Wednesday, September 23, 2020

Polygamy in Botswana ÔÇô the more the merrier?

A while ago Kgosi Kebinatshwene Mosielele of Manyana stirred a hornet’s nest when he proposed that polygamy should be legalized.

While hot blooded Batswana men’s curious silence was seen as a tacit “nudge nudge wink wink” to the outspoken traditional leader, feisty feminists were itching to burn him at the stakes. Most however dismissed him as a retrogressive dinosaur stuck in a time warp somewhere between the stone-age and the dark-age. But of course they were wrong. Research shows that monogamy is unraveling.

Professor Darren Langdridge, a clinical therapist at the Open University, non-monogamous relationships are “surprisingly common” and “the numbers are increasing”.

In fact, a new dating website, Open Minded, is creating buzz because it’s designed not for cheaters but for people who want open relationships. According to its founder, women and men are increasingly seeking romantic partners outside their marriage and want to be open about it.

Peace Tatenda who is in a polygamous marriage to a Zezuru man seems to be the answer to the marriage question that has most information age marriage experts wrecking their brains: “I’m a sister wife, my husband has four other wives and we live as if we’re sisters ÔÇôwe are family after all. An average Zezuru girl is shown her future husband when she is just 12. Our elders say a child must be shown a husband aged 12 so she can know the husband and when she is around 18 she gets married. The culture of sharing among the Zezuru goes beyond women sharing a man, in our tradition, when you have something, it is for you and the others. It is a gift from God and you should share it with others, my father had four wives. We are born in such families”

Tatenda is not exactly an exceptional case, even outside the Zezuru group, a number of Batswana Muslims and even Christians still practice polygamy. In justifying polygamy, Kgosi Mosielele explained that customary law allows a man to marry the first wife and with the permission of the wife and the family, he can take the second, third and the fourth wife. He said in the past the practice mostly applied when the first wife was barren and divorce was not allowed. “In Botswana men are more than women, who do you think will marry the other unmarried ladies if we continue to marry once,” he asked.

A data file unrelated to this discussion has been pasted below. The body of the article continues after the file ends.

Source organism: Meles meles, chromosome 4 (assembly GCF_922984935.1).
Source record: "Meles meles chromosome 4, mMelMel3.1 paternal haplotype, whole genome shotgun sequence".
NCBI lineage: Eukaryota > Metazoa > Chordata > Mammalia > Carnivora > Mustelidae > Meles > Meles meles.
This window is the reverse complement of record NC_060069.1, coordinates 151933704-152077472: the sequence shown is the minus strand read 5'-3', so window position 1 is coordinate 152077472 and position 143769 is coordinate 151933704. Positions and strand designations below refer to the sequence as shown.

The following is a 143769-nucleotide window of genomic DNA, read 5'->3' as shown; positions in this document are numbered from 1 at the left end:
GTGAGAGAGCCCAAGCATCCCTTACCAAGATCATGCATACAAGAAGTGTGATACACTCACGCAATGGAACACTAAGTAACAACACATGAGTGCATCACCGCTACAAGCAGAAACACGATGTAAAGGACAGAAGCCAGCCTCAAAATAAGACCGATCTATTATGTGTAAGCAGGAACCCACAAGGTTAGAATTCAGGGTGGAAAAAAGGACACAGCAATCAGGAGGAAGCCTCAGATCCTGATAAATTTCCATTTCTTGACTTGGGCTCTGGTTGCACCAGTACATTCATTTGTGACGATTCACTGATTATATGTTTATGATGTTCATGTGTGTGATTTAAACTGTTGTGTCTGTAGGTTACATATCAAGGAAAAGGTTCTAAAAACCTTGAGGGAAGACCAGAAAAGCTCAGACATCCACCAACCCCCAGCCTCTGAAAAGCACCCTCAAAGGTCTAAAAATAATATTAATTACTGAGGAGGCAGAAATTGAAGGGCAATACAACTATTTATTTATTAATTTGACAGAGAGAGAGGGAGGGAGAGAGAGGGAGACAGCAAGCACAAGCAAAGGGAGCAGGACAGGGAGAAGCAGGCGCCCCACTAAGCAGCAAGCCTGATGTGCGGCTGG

He pointed out that most married men have concubines which predispose the family to HIV/AIDS. He said if polygamy were practiced it would be easy for couples to manage HIV/AIDS as they would go for testing together at once. “We always attend to cases of passion killings and marriage wrecking, and polygamy is the solution as all wives and children would be in one place” he argued.

His argument is backed by Edna Munatsi  from Taung near Ramotswa village who is one of three wives married to a Zezuru husband who insists that HIV/AIDS spreads mainly because of promiscuity and not because a man has more than one wife. She says in the HIV/AIDS era polygamy is a far healthier marital arrangement than the one wife and countless ‘small houses’, or even prostitutes. They point out that for polygamy to work well; all the women must accept the tradition.

She says “it is much safer to have two or more wives legally than to have several illegitimate partners. In our church, men who practice polygamy would never cheat on their wives which promote a healthy lifestyle because AIDS can only come to a man who engage in extramarital sex.”

Thabiso Gulubane of Maphwakwane & Partners in Gaborone says Polygamy is a bit hard to explain in Botswana. “Legally, only a marriage between a single man and woman is permissible, though there is a notable loophole. A man can marry his first wife (or village wife) under customary law, and then marry his second under civil law. While the practice was thought to have long disappeared from the region, it has been noted that polygamous unions are still active in Botswana, though not particularly common. It has also been reported that a number of problems have resulted from polygamous unions in the country, such as divorce battles, sexual abuse and a higher spread of HIV/AIDS.”

Khumo Sebogodi who works at Seeff Properties in Gaborone says “polygamy among Batswana women would probably be a disaster. Imagine if a younger prettier lady were to enter such a woman’s home as a second wife; she’s bound to make the poor woman’s life a living hell, there’s always drama and “issues” with some women, there would never be peace when one shares a husband with such a type of woman.”

Modise Nkwe who works as an accountant at Northern Fixtures in Gaborone says polygamy will never go away. “Today’s dating is more or less like polygamy, guys date more than one girl at a time.  It is a dream come true to have more than one partner. When one gives you a headache you go to the other one to cool off. If polygamy was legal there would not be so many divorces. Polygamy is part of our culture and it has always been there.

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The Telegraph September 23

Digital edition of The Telegraph, September 23, 2020.